X-MEN: GOLD #5
Writer: Marc Guggenheim
Penciler: R.B. Silva
Inker: Adriano Di Benedetto
Colorist: Frank Martin
Letterer: VC’s Cory Petit
Release Date: 6/7/17
After accidentally joining up with Boliver Trask’s granddaughter Olivia and merging stolen nanotechnology with a Sentinel A.I. in the process, Gambit is in hot water. Will his old X-Men team get to him in time? Of course they will, since he’s narrating – but the more interesting story is what happens next.
Plot: As soon as X-Men Gold #5 opens, Storm swoops in to rescue a much-obliged Gambit. The rest of the team finds Olivia Trask among the wreckage in the meantime and Kurt ports her to safety for further questioning.
Old Man Logan is busy rescuing survivors – very heroically, I might add – when the other X-Men find themselves faced with the new Sentinel. As its programming demands that it wipe out all genetic mutations, it’s time for the X-Men Gold team to jump into action.
Story: Gambit takes a bit of a backseat in most of X-Men Gold #5, and that’s for the best because it gives Kitty Pryde another chance to exercise her leadership skills. And, some colossal puns aside, she pulls it off flawlessly. Guggenheim has done a good job so far of giving her and the rest of the team a learning curve without resulting in too many big losses, and this issue is no different. For example, Kitty phasing through the Sentinel results in psychic backlash for Rachel – which is how they realize the Sentinel is itself a mutation. Nothing really feels like filler, because each event or piece of information leads to the next chapter in the story.
Unfortunately that particular incident furthers the overarching plot of persecution against mutants, as reporter Lydia Nance continues her crusade to have the X-Men labeled terrorists. To Guggenheim’s credit, there really are facts in the case that could be interpreted Lydia’s way. After all, Gambit did have an unwitting hand in the creation of the Sentinel that wrought so much destruction – though the fights this week were relatively short and didn’t offer much of a look at said destruction. But the twist at the end of the issue shows they’re gonna have much more immediate problems on their hands than the ramifications of Lydia’s campaign of discrimination.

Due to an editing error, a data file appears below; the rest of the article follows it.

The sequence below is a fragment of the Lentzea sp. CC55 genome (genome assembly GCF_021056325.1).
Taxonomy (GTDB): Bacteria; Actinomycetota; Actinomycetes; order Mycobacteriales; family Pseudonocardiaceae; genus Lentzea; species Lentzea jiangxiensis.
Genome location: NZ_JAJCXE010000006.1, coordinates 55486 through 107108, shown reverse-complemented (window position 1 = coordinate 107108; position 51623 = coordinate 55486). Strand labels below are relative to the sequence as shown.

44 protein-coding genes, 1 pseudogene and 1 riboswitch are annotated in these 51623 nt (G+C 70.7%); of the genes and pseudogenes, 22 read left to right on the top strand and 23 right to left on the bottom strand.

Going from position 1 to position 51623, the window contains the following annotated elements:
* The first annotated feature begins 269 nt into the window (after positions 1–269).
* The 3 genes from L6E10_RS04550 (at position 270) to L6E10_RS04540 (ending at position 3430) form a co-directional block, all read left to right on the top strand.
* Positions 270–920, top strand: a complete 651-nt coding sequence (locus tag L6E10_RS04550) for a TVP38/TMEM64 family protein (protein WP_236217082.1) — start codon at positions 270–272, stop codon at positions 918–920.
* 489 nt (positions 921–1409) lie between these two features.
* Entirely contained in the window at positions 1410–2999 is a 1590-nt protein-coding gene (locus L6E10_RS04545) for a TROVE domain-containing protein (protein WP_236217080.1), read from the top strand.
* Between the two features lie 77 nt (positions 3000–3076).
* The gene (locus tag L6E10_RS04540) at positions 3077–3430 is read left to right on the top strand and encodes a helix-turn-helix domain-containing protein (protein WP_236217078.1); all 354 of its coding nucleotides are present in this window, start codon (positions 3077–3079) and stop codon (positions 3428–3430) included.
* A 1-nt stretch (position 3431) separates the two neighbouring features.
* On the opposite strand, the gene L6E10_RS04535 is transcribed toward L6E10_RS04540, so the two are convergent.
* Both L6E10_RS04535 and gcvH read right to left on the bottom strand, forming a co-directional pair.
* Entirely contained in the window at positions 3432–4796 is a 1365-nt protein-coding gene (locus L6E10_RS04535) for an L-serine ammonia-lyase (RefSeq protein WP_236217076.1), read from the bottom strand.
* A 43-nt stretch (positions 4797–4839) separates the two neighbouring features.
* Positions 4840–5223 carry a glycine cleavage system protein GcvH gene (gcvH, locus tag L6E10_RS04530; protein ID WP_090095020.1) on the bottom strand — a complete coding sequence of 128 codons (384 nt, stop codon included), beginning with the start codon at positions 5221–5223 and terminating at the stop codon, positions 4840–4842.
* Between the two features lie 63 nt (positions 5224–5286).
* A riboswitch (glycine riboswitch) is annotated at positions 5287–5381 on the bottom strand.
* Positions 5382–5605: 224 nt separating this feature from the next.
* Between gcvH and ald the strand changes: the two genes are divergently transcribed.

At the same time, the Sentinel’s update protocol brings up the intriguing question of what makes a mutant. How can we classify each other based on something as random as genetic mutations when it’s impossible to know what they will result in, and how does one mutation make any one person less (or more) human than another? I’m very much looking forward to the next installment grappling with that contradiction amidst all the butt-kicking Kitty and co. are sure to do.
Art: While changing from one art team to another so early in a series can be jarring, I’ve had an issue to adjust to the differences. I must say I like R.B. Silva and Adriano Di Benedetto’s designs for the characters, and the group shots that set them off starkly against detailed background are particularly compelling. Not only that, but the colors Frank Martin uses always feel appropriate, bringing a warmth to every panel regardless of how messy the events it depicts happen to be.
The only quibble I have with the art is that there is a lot of stasis throughout the book. While there are some excellently depicted moments of Storm picking up Gambit or Logan rescuing innocent bystanders, there are other moments where the team appear to be simply standing there when they could otherwise be engaged in the action. But overall the focus on individual characters’ facial expressions make up for the dearth of kinetic sequences.
Verdict: The plotting of X-Men Gold remains well-crafted and engaging, which each member of the team getting moments to stand out even if they don’t get much focus. While the art needs to push a little farther to keep pace with the storytelling, it goes a long way towards character development and world-building. All in all, it makes for a generally great X-Men series.
Star Rating: 4/5